Australians love their pets. 63% of Australian households care for a pet. Many people consider their pet to be a beloved family member like a child.
When you are making your will, you should think about your pets and their future after you have gone.
You should have your will drafted by a solicitor or the Public Trustee. This will ensure that the will is valid and that your wishes will be carried out after you have died.
If you die without leaving a will, you are said to have died intestate. In this case, your next of kin will inherit your assets. If you have no next of kin, your assets will go to the state government. Your pet will be included as part of your assets.
Be careful in choosing the trustee or executor of your will. Before appointing this person, have a discussion with them to make sure they are willing to carry out their obligations. You must also appoint a person or organisation to provide care and maintenance for your pet. Again, you should speak to this person before appointing them to make sure they are willing to take on the responsibilities of a pet.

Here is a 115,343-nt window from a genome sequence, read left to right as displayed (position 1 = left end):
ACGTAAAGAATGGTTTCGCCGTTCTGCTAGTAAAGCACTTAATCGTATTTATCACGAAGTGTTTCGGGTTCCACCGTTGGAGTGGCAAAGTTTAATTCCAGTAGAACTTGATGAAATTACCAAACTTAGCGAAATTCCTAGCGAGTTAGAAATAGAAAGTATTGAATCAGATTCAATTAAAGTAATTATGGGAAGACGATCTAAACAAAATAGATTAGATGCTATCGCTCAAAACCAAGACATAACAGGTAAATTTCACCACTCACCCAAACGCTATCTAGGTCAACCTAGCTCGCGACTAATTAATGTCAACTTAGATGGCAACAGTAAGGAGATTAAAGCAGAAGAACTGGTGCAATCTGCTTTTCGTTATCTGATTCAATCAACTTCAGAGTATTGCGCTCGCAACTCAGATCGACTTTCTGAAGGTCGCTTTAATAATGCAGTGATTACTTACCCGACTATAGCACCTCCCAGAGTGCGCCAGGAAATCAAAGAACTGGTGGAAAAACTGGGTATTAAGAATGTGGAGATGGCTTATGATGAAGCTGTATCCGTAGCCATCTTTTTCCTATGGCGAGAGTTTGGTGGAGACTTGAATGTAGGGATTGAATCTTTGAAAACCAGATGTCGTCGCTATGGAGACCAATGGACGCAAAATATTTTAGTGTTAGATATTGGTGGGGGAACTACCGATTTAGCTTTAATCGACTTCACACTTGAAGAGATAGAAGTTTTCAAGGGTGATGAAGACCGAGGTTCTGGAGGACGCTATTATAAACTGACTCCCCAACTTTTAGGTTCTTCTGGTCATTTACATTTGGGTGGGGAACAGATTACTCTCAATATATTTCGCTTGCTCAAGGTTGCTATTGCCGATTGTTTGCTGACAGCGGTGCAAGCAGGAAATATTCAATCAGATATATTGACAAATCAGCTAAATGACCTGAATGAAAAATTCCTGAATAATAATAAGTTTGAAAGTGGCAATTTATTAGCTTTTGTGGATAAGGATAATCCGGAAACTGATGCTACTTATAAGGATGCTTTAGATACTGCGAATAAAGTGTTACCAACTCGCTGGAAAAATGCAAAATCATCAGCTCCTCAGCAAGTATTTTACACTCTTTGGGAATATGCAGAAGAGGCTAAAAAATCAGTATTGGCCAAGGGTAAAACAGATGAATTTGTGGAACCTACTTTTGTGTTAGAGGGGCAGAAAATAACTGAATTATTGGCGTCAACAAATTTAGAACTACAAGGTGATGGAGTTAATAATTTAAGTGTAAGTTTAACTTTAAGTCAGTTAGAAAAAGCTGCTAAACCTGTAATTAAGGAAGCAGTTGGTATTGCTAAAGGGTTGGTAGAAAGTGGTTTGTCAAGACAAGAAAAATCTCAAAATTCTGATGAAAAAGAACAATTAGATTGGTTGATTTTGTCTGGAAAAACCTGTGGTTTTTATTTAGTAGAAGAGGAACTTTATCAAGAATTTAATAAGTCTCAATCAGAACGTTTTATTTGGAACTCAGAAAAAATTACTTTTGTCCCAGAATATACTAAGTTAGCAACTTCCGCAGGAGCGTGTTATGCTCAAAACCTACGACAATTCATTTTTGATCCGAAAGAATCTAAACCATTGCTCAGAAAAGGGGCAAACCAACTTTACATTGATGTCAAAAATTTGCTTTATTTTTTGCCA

Try to leave written details about your pet with your will so that the carer has information about the pet’s behaviour, health and needs.
Make sure you leave enough funds in your trust to last the pet’s lifetime. This may include food, vet’s expenses, outings and travel.
It is useful to note that the RSPCA operates a legacy programme. This provides for the re-homing of a pet or a home for the pet in a facility run by the RSPCA. The facility will provide for all needs such as special diets, exercise, play company and vet’s care.
If you do not have a will or need to update your will to make provision for your pet, make an appointment with a lawyer or the Public Trustee as soon as possible.